An anonymous reader quotes a report from ZDNet:
Google has raised a handful of concerns with Australia’s pending Telecommunications Legislation Amendment (International Production Orders) Bill 2020 (IPO Bill), including the Commonwealth’s choice of phrasing, the avenues proposed for record-sharing, and the Bill being at odds with the purpose of the United States’ Clarifying Lawful Overseas Use of Data Act (CLOUD Act). […] In a submission [PDF] to the Parliamentary Joint Committee on Intelligence and Security (PJCIS) and its review of the IPO Bill, Google said while it encourages and supports efforts by the Australian government to negotiate an executive agreement, it said there are certain elements of the Bill that give it cause for concern.
“Especially when considering how the interception powers under this Bill could be used in tandem with technical capability notices under the controversial Telecommunications and Other Legislation (Assistance and Access) Act,” it wrote. Making a recommendation to the PJCIS, Google said the Bill should not apply to service providers in their capacity as infrastructure providers to corporations or government entities, saying corporations or government entities are best placed to produce the requested records themselves. Under the Bill, designated communications providers are instructed to provide any requested communications and data to the requesting agency or the Australian Designated Authority. Google would prefer the authority to be a two-way channel.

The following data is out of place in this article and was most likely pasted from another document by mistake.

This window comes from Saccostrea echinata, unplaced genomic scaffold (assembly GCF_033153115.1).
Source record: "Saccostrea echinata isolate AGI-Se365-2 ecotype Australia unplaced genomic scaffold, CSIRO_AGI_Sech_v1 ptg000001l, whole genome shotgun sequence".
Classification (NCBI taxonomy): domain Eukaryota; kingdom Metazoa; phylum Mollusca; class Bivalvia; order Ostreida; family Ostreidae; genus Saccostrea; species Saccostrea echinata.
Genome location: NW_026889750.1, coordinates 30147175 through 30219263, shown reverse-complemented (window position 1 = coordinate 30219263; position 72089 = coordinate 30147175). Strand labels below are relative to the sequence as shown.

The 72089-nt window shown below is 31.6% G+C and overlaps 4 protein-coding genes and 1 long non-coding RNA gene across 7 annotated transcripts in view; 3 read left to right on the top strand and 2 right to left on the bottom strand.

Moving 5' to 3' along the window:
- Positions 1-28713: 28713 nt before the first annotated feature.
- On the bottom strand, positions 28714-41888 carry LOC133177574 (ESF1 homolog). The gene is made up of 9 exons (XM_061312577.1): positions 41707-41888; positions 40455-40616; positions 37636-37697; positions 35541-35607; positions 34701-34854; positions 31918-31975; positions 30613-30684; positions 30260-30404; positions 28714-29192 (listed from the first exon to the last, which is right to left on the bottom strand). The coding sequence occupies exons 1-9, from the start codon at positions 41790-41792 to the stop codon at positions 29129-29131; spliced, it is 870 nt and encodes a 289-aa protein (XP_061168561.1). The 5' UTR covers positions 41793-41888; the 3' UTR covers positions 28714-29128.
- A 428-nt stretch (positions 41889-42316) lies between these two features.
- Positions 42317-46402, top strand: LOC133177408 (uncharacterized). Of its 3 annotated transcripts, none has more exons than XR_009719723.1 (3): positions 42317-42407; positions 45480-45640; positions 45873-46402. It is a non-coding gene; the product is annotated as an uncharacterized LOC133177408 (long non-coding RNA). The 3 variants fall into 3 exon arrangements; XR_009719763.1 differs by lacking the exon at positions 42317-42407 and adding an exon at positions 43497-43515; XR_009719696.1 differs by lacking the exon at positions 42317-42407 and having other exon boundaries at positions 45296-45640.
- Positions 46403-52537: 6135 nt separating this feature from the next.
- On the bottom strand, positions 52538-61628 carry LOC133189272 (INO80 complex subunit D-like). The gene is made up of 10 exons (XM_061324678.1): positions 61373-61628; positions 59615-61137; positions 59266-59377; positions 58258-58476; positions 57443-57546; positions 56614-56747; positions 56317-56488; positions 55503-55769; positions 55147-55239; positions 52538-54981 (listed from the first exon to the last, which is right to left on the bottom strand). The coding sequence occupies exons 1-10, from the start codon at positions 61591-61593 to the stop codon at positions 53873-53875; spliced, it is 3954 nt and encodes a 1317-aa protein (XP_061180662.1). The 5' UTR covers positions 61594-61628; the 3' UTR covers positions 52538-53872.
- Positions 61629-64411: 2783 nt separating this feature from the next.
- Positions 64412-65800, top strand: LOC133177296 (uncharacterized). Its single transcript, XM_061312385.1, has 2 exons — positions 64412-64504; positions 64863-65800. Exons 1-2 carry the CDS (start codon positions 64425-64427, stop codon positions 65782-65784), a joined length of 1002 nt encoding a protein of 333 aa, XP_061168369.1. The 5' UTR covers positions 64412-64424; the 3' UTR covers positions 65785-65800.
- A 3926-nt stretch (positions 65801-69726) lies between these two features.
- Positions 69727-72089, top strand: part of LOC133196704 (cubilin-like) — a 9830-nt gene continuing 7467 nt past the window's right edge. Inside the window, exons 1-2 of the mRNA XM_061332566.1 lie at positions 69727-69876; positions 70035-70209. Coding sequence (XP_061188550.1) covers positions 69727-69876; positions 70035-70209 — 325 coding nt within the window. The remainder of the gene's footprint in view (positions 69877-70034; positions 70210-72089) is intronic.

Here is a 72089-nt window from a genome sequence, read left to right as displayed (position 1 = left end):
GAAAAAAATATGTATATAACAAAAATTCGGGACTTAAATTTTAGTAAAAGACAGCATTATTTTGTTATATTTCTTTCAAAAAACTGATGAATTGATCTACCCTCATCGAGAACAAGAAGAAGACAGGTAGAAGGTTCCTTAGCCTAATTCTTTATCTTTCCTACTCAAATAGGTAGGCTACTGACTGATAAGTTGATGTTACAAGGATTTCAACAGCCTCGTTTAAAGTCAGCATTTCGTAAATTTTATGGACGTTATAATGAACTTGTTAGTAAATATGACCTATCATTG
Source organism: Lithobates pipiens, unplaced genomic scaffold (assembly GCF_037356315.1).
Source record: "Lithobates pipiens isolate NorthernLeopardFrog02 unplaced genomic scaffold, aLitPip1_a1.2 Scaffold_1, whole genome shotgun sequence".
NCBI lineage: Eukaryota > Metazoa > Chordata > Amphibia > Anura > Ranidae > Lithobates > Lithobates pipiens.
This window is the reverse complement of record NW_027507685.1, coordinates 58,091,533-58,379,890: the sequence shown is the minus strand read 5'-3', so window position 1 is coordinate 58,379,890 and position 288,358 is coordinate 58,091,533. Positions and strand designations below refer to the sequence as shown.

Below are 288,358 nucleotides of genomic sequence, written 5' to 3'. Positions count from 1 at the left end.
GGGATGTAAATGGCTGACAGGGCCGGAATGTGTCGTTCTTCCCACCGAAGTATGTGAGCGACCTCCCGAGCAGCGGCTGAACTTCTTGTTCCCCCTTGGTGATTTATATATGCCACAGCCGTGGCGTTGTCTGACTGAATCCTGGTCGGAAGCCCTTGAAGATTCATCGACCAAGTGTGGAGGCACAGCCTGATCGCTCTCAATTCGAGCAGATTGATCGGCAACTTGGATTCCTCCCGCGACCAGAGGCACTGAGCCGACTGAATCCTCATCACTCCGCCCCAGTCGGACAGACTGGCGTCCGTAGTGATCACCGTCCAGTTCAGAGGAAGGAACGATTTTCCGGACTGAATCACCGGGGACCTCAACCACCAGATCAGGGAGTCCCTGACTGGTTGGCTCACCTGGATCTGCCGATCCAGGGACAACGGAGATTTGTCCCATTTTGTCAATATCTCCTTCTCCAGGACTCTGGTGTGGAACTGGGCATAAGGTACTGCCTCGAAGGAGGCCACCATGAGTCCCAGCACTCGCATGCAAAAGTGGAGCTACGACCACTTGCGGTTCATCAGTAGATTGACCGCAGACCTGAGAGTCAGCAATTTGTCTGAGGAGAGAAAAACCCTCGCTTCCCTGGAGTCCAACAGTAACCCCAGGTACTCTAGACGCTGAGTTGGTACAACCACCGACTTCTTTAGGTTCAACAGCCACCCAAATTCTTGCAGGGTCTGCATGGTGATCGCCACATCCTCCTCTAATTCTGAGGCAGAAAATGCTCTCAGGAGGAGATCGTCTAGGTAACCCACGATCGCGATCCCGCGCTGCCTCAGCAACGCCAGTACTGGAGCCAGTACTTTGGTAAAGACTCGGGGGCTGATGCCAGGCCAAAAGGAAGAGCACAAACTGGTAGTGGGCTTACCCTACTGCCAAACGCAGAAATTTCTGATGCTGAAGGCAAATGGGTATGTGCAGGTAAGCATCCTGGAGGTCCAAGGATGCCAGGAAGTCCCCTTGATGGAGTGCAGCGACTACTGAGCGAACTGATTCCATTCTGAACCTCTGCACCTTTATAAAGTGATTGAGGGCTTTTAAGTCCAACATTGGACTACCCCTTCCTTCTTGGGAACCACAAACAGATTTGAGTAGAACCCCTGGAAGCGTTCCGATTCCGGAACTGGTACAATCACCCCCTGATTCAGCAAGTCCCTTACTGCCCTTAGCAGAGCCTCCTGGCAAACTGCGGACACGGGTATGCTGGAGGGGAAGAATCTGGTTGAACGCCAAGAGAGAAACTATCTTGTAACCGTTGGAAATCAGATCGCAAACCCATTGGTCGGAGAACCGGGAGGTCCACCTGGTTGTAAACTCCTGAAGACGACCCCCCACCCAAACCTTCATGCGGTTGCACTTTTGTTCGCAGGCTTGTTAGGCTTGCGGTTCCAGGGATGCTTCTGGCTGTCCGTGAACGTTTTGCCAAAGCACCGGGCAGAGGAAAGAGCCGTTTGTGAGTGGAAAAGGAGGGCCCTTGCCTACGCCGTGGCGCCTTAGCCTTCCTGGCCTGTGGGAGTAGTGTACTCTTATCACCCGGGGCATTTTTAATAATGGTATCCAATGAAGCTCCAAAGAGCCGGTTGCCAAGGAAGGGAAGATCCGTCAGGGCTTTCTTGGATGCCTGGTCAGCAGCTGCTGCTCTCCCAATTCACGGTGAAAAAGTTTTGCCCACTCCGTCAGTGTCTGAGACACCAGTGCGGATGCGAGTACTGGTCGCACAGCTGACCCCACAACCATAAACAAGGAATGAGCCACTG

Google also poked holes in the Bill’s enforcement threshold. Civil penalties for non-compliance with an IPO establishes a framework for compliance. If a designated communications provider receives a valid IPO and the designated communications provider meets the “enforcement threshold” when the IPO is issued, the designated communications provider must comply with the IPO. Google labelled the two-step test that is the threshold, a “relatively low bar to meet.” “Failure to comply with an IPO may lead to a civil penalty of up to AU$10 million for body corporates. The imposition of a mandatory obligation to comply with an IPO is contrary to the purpose of the CLOUD Act which is to lift blocking statutes, but explicitly does not create a compulsory obligation on service providers,” it said. Specifically, the search giant said it was concerned by the attempt to impose a mandatory obligation on overseas-based designated communications providers that exists “only in the construct of an otherwise non-compulsory international agreement.”
Google is seeking further information about the role that eligible judges will play in approving IPOs that involve the interception of communications. It also wants the appeal options contained within the Bill to be strengthened.